Coffee in Madagascar

Coffee in Madagascar

2 % of the Coffee world harvest comes from Madagascar – this is rank 22 and supplies Robusta top coffee.
  • Coffee in Madagascar is one of the most important export goods in the country, beside famous vanilla and pepper.
  • Arabica from Ethiopia and Robusta arrived in Madagascar at the beginning of the 19th century.
  • Only 2% Arabica is cultivated, but this is to be expanded.
  • In addition, there are still more Liberica and more than 50 wild coffee beans, whose beans contain low caffeine and are not used commercially.
  • The cultivation areas are located along the east coast: Mananjary, Tamatave, Antalaha, Nosy Be and the Sambirano area in the north-west.


Coffee in Madagascar - cup
Coffee in Madagascar - beans

  • Arabica Coffee in Madagascar is cultivated on the high plateau Antananarivo and Lac Alaotra.
  • From small farmers without artificial fertilizers the plants are cherished and cultivated, until the mature coffee cherries are harvested singly.
  • The Robusta Coffee in Madagascar Kouillou is particularly balanced, very harmonious and therefore great for blends.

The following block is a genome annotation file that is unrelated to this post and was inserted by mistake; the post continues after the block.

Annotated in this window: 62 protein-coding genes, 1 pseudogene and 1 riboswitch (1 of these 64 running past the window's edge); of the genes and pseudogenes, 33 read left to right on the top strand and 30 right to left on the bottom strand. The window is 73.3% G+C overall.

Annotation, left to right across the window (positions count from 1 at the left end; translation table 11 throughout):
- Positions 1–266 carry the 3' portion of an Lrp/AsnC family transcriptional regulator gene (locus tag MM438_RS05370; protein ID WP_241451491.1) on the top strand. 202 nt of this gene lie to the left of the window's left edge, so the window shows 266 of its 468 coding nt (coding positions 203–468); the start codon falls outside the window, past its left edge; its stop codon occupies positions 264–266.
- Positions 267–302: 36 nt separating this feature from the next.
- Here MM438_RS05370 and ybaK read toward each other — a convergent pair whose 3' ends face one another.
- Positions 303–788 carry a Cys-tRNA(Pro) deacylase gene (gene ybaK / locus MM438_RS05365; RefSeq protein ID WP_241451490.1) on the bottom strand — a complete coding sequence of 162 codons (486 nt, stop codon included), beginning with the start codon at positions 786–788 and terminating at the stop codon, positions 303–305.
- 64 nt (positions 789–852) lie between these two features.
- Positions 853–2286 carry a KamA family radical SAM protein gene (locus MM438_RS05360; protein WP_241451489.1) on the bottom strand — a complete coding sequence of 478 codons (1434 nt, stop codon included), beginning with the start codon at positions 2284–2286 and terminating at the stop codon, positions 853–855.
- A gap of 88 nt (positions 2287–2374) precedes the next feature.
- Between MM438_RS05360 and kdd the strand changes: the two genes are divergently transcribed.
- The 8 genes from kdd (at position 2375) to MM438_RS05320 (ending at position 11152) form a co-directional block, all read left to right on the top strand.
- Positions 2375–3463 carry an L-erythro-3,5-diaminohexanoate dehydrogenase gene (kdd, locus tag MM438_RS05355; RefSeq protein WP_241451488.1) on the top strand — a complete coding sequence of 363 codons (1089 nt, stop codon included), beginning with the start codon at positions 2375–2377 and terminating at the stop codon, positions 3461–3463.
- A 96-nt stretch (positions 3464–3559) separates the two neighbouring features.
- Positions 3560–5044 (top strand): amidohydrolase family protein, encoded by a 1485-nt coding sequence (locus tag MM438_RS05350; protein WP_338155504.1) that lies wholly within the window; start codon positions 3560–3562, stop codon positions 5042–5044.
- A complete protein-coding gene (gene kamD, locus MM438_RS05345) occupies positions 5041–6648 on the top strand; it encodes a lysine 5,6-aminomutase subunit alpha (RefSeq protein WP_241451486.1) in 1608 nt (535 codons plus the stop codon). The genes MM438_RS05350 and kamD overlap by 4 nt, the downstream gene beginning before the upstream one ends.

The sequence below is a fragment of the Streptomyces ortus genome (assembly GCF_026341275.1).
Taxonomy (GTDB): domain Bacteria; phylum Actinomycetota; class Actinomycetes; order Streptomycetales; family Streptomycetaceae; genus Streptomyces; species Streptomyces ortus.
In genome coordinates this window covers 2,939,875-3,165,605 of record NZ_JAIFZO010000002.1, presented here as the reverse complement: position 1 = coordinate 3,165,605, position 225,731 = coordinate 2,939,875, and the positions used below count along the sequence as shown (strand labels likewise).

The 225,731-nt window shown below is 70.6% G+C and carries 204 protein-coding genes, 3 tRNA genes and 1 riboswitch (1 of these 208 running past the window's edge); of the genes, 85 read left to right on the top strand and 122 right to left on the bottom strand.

• Coffee in Madagascar has a distinct acidity and a light body.
  • Almost de entire crop is exported, and most of it to France – correspondingly hard it is to find coffees on the German market.

Coffee in Madagascar: Traditional Preparation

  • On the streets in the larger cities there are so-called “flying” coffee-makers.
  • The raw beans are roasted in the pan over the open fire together with cane sugar.
  • Then crushed. This gives the coffee a light taste of charcoal and becomes super aromatic.
Bat Coffee

According to farmer and agricultural entrepreneur Jacques Ramarlah, bats nibbled “the best coffee cherries” from his Bourbon Pointu coffee trees. He then collected the remaining beans. Ronald Van der Vaeken, a local Belgian hotelier, is enthusiastic about the taste: “With normal coffee you forget the taste after two minutes – but this coffee stays in your mouth for a very long time. It’s not acidic… it’s very good.”

To increase production, Ramarlah is now working with 90 producers in the region who send him their beans for “processing and marketing”.

He hopes to increase this year’s two-ton crop by an order of magnitude by 2021, allowing some of the country’s bat coffee to be exported, mostly to “demanding markets like Japan.” Currently, most coffee is bought locally by upscale restaurants and hotels. $110 a pound for bat spitting coffee.

As with the Kopi Luwak, this sounds like a marketing strategy – one can only hope that the bats don’t get caught for this coffee.

For advertising links on this page the dealer may pay a commission. These advertising links are marked with an asterisk (*) – images and banners are marked with “Ads” or “Advertisment”. There are no costs for you. Find more information in the data protection regulations here.

Leave a Reply

Your email address will not be published. Required fields are marked *